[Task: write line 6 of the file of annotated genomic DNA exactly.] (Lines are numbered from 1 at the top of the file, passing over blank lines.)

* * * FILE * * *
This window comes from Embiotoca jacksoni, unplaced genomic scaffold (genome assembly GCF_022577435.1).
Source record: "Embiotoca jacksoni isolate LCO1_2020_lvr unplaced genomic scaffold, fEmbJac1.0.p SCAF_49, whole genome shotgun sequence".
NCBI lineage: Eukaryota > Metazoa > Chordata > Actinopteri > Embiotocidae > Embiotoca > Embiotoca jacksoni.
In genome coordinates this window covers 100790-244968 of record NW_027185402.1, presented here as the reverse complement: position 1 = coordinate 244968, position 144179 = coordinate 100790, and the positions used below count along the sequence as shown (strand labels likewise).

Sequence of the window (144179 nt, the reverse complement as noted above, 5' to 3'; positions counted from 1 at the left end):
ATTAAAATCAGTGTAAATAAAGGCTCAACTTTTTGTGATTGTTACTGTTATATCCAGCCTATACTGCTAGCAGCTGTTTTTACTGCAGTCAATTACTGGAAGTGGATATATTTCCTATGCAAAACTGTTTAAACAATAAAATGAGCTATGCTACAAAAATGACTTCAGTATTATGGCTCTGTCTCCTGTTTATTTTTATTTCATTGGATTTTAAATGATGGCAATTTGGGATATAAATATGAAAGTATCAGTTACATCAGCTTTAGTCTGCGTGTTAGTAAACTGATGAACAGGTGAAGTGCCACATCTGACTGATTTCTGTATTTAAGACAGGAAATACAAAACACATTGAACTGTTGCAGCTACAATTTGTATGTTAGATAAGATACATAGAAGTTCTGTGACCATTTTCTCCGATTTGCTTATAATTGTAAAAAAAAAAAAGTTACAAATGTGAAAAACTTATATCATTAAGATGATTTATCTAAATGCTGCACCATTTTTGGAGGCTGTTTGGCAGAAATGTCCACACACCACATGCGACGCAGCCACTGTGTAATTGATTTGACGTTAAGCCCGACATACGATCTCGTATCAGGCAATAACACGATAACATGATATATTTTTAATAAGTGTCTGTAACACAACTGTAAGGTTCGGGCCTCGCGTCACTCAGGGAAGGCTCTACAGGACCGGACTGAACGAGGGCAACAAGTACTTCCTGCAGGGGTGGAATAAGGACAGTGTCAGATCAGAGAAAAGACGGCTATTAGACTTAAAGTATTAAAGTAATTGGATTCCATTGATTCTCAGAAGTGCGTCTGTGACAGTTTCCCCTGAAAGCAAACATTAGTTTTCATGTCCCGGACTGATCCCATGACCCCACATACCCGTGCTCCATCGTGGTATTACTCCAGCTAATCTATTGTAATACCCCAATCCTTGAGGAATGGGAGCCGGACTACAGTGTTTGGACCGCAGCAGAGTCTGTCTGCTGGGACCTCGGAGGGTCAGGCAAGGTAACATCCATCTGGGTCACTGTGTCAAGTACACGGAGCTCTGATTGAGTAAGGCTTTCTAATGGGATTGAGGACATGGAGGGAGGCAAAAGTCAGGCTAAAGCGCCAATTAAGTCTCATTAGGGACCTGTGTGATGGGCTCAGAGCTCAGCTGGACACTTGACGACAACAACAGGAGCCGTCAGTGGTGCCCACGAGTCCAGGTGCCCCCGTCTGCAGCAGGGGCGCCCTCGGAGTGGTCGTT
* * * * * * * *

ATTAAAATCAGTGTAAATAAAGGCTCAACTTTTTGTGATTGTTACTGTTATATCCAGCCTATACTGCTAGCAGCTGTTTTTACTGCAGTCAATTACTGGAAGTGGATATATTTCCTATGCAAAACTGTTTAAACAATAAAATGAGCTATGCTACAAAAATGACTTCAGTATTATGGCTCTGTCTCCTGTTTATTTTTATTTCATTGGATTTTAAATGATGGCAATTTGGGATATAAATATGAAAGTATCAGTTACATCAGCTTTAGTCTGCGTGTTAGTAAACTGATGAACAGGTGAAGTGCCACATCTGACTGATTTCTGTATTTAAGACAGGAAATACAAAACACATTGAACTGTTGCAGCTACAATTTGTATGTTAGATAAGATACATAGAAGTTCTGTGACCATTTTCTCCGATTTGCTTATAATTGTAAAAAAAAAAAAGTTACAAATGTGAAAAACTTATATCATTAAGATGATTTATCTAAATGCTGCACCATTTTTGGAGGCTGTTTGGCAGAAATGTCCACACACCACATGCGACGCAGCCACTGTGTAATTGATTTGACGTTAAGCCCGACATACGATCTCGTATCAGGCAATAACACGATAACATGATATATTTTTAATAAGTGTCTGTAACACAACTGTAAGGTTCGGGCCTCGCGTCACTCAGGGAAGGCTCTACAGGACCGGACTGAACGAGGGCAACAAGTACTTCCTGCAGGGGTGGAATAAGGACAGTGTCAGATCAGAGAAAAGACGGCTATTAGACTTAAAGTATTAAAGTAATTGGATTCCATTGATTCTCAGAAGTGCGTCTGTGACAGTTTCCCCTGAAAGCAAACATTAGTTTTCATGTCCCGGACTGATCCCATGACCCCACATACCCGTGCTCCATCGTGGTATTACTCCAGCTAATCTATTGTAATACCCCAATCCTTGAGGAATGGGAGCCGGACTACAGTGTTTGGACCGCAGCAGAGTCTGTCTGCTGGGACCTCGGAGGGTCAGGCAAGGTAACATCCATCTGGGTCACTGTGTCAAGTACACGGAGCTCTGATTGAGTAAGGCTTTCTAATGGGATTGAGGACATGGAGGGAGGCAAAAGTCAGGCTAAAGCGCCAATTAAGTCTCATTAGGGACCTGTGTGATGGGCTCAGAGCTCAGCTGGACACTTGACGACAACAACAGGAGCCGTCAGTGGTGCCCACGAGTCCAGGTGCCCCCGTCTGCAGCAGGGGCGCCCTCGGAGTGGTCGTT